What do you guys think? Does anyone have experience with this Hitler/Messiah theme? Again, I am horrified/disgusted. Hitler, for all intents and purposes, antagonized Modern Christianity. In Hitler's mind, Christianity was meant to be entrenched in its ancient, almost pagan rituals and understandings.

But seriously. A mushroom?

(Note: As I'm preparing to PUBLISH this, two guys sit down next to me at Starbucks and start discussing Hitler and his secret liquor stash. Weird.)

Wednesday, April 21, 2010

Yom Haatzmaut Sameach!

I'll admit it: I'm overwhelmed by the responses to my Holocaust Museum post. I have to sit down and compose some proper responses to the outpouring of emotion and sentiments. I am so lucky it was read, processed, and appreciated!

But today? We celebrate the creation of the state of Israel. Thinking back to the horrors of the Holocaust, pogroms, and great catastrophes of history, we don't have to ask "What if?" in regards to their being a state of refuge for the Jewish people. At least, we don't have to ask with as much force and urgency (after all, although we have a state, the world still doesn't see Jews and Israel in the way it probably should sometimes). But today, we thank HaShem, and those countries and peoples that support and recognize Israel as existing with a right to exist!

Yom Haatzmaut Sameach!

And now? I'm going to go eat some food and rejoice with the community!

Tuesday, April 20, 2010

And Then, I Wept for Six Million.

This is my 1,000th blog post here on Just Call Me Chaviva. It's been a good and educational run so far, and during my four years here, I've mapped my way through two degrees (the B.A. and upcoming M.A.), three streams of Judaism, four towns, eight houses/apartments of residence, and countless bad dates that have resulted in my current engagement to Tuvia. I could numerate a dozen other things (books read, cities traveled, movies watched, angry/inappropriate blog post comments), but I won't waste your time. I wanted to stress how long I've been blogging and how big this post is for me -- and ultimately for you -- and the best way I can do this is through just writing the darn thing. So here goes. Enjoy this 1,000th post, comment, and let me know what you think. Oh, and keep reading!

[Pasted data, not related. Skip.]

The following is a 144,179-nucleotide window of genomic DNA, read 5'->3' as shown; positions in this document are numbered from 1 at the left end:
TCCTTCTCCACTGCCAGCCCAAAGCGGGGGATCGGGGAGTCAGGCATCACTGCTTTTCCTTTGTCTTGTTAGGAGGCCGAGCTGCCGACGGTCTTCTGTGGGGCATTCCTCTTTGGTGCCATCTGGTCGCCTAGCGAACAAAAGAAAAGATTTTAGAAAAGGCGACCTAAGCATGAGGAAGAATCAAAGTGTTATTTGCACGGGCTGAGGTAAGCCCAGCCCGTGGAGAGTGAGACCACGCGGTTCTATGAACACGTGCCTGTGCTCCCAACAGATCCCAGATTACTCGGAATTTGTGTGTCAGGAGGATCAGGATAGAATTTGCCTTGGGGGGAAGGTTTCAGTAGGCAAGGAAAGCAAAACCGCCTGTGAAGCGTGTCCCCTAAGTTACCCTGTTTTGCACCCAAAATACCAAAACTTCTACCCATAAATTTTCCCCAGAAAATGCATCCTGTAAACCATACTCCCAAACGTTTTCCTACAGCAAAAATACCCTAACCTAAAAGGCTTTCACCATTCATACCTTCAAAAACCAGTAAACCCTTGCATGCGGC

I spent the past few days traversing the East Coast, with the eventual goal of landing in Washington D.C. and at the U.S. Holocaust Museum with a class from my university that I'm not even in. The head of the department planned the trip, which was funded by an awesome couple that literally (I mean that, too, building floors and laboring on buildings back in the day) helped build the university, and I was invited along because I'm a graduate student. I said yes, knowing that, as I've said a million times before, the Holocaust is a difficult thing for converts to connect to. I've been twice before, once in January 2003 and once on a JDate (right) in 2006. Four years later, and I'm in a different place entirely. This blog, for one, has followed me through those four years of growing from Reform Conversion to Orthodox Conversion and all the chaos, tears, and education in between. The last two trips to the museum for me were not particularly emotional. I was stunned, yes, but not emotional. I wasn't involved. I wasn't in the trenches of the Holocaust; there was no memory.